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Indonesia May Allow Coal Exports on Monday or Tuesday

Minister says decision is imminent. His comments follow appeals by the Philippines, and governments in Japan and South Korea, for Jakarta to drop its export ban

While tight domestic coal stocks and high local edible oil prices were cited by authorities as the main factors behind the moves, Jakarta has shown before it is prepared to disrupt commodity exports to aid the development of its domestic processing and refining sectors. Photo: Adaro Energy.


Indonesia may allow coal exports to resume by the end of Monday or Tuesday, as domestic demand has been met, senior minister Luhut Pandjaitan said on Monday.

“End of today or tomorrow we can release some of the big vessels,” Luhut said in an interview with CNBC.

He said the government was also drawing up a new pricing structure for the so-called domestic market obligation, so the state utility firm PLN buys coal at market price.

Luhut’s comments come after the Philippines, Tokyo and Seoul urged Jakarta to ease its ban.

The Philippines’ Energy secretary Alfonso Cusi appealed to Indonesia to lift its coal export ban, saying the policy would hurt economies heavily reliant on the fuel for power generation, Manila’s Department of Energy said on Monday.

Indonesia, which is the world’s biggest thermal coal exporter, suspended exports on January 1 after its state power utility reported dangerously low inventory levels of the fuel at its domestic power stations.

The Philippines’ move followed similar requests from other Asian governments, such as Japan and South Korea.

Cusi made the appeal in a letter sent via the Department of Foreign Affairs to Indonesia’s Minister of Energy and Mineral Resources, Arifin Tasrif, the Energy Department said in a news release, without specifying when the letter was sent.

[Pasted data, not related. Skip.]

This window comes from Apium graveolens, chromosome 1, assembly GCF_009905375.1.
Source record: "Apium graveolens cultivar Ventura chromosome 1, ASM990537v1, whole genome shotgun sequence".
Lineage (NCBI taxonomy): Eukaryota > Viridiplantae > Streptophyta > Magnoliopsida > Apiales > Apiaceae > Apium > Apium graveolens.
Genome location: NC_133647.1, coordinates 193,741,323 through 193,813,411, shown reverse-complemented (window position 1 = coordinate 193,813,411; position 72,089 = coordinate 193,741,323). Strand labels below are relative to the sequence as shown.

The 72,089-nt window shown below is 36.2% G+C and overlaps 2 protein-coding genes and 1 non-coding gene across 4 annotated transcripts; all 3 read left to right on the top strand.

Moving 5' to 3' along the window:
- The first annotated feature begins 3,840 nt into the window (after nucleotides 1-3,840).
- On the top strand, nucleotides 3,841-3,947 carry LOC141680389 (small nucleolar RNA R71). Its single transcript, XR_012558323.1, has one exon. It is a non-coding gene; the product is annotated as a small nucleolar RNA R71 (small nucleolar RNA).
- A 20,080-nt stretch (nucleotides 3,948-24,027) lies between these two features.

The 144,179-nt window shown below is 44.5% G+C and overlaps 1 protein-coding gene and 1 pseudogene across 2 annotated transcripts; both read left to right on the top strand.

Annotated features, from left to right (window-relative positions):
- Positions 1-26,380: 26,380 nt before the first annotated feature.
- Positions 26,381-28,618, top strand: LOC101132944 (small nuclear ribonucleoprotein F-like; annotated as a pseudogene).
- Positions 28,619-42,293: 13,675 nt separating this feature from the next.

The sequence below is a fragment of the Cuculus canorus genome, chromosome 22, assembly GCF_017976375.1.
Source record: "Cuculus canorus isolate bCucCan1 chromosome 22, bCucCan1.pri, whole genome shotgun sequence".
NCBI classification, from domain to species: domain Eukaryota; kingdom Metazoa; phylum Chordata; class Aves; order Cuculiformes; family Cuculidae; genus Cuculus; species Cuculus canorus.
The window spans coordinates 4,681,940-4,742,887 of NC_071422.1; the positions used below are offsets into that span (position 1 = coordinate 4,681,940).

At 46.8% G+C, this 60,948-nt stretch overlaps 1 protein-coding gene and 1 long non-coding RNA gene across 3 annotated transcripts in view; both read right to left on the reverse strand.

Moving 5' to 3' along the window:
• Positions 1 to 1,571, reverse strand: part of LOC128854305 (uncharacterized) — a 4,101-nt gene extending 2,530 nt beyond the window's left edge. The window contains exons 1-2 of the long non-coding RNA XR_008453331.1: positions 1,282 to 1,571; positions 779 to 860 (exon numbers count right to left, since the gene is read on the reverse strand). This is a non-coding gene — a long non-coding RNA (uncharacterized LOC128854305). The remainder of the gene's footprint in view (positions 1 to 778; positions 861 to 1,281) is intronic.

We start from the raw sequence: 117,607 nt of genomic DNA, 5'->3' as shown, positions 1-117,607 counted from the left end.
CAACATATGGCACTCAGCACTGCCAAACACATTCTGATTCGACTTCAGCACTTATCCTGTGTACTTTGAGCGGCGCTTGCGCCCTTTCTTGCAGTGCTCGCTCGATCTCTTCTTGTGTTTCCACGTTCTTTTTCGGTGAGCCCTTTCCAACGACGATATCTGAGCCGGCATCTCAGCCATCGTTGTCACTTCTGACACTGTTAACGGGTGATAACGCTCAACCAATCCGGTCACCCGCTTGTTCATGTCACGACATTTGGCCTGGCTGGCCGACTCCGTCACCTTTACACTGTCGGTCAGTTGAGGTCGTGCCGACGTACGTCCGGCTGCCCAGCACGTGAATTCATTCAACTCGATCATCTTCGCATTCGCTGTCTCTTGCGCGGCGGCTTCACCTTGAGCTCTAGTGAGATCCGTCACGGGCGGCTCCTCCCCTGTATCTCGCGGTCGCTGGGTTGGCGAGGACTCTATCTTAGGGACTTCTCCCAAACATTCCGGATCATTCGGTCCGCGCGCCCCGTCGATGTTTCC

Cusi had asked the Foreign Affairs Department to intercede and appeal on behalf of the Philippines through the Association of Southeast Asian Nations (ASEAN) cooperation mechanism.


Coal Prices Higher

The ban drove coal prices in China and Australia higher last week, while scores of vessels slated to carry coal to major buyers such as Japan, China, South Korea and India have been in limbo off Kalimantan, home to Indonesia’s main coal ports.

The Philippines, which is still heavily dependent on coal for power generation, buys most of its requirements from Indonesia, and some, more expensive, supplies from Australia and Vietnam.

Nearly 70% of the 42.5 million tonnes of Philippine coal supply in 2020 was imported, according to government data.

Power generated by coal comprises about 60% of the country’s power mix, and in 2021 the country sourced 2.3 million tonnes per month from Indonesia to fuel its power plants, the Energy Department said.

Senator Win Gatchalian, who heads the Senate energy committee, has called on the Energy Department to prepare contingency measures because of the export ban, including looking for other potential suppliers.


‘Decision Soon’

Earlier on Monday, Indonesian Energy Minister Arifin Tasrif said the government hoped to reach a decision on coal shipments resumption in coming days.

“In the past week we have done stocktaking and we hope in coming days there will be more clarity so we can have coal security and resume exports,” he said in a bilateral meeting with Japan’s industry minister, Hagiuda Koichi, that was broadcast virtually.



  • Reuters with additional editing by Kevin Hamlin

This report was updated (twice) on January 10, 2022 with new details.




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Kevin Hamlin

Kevin Hamlin is a financial journalist with extensive experience covering Asia. Before joining Asia Financial, Kevin worked for Bloomberg News, spending 12 years as Senior China Economy Reporter in Beijing. Prior to that, he was Asia Bureau Chief of Institutional Investor for ten years.


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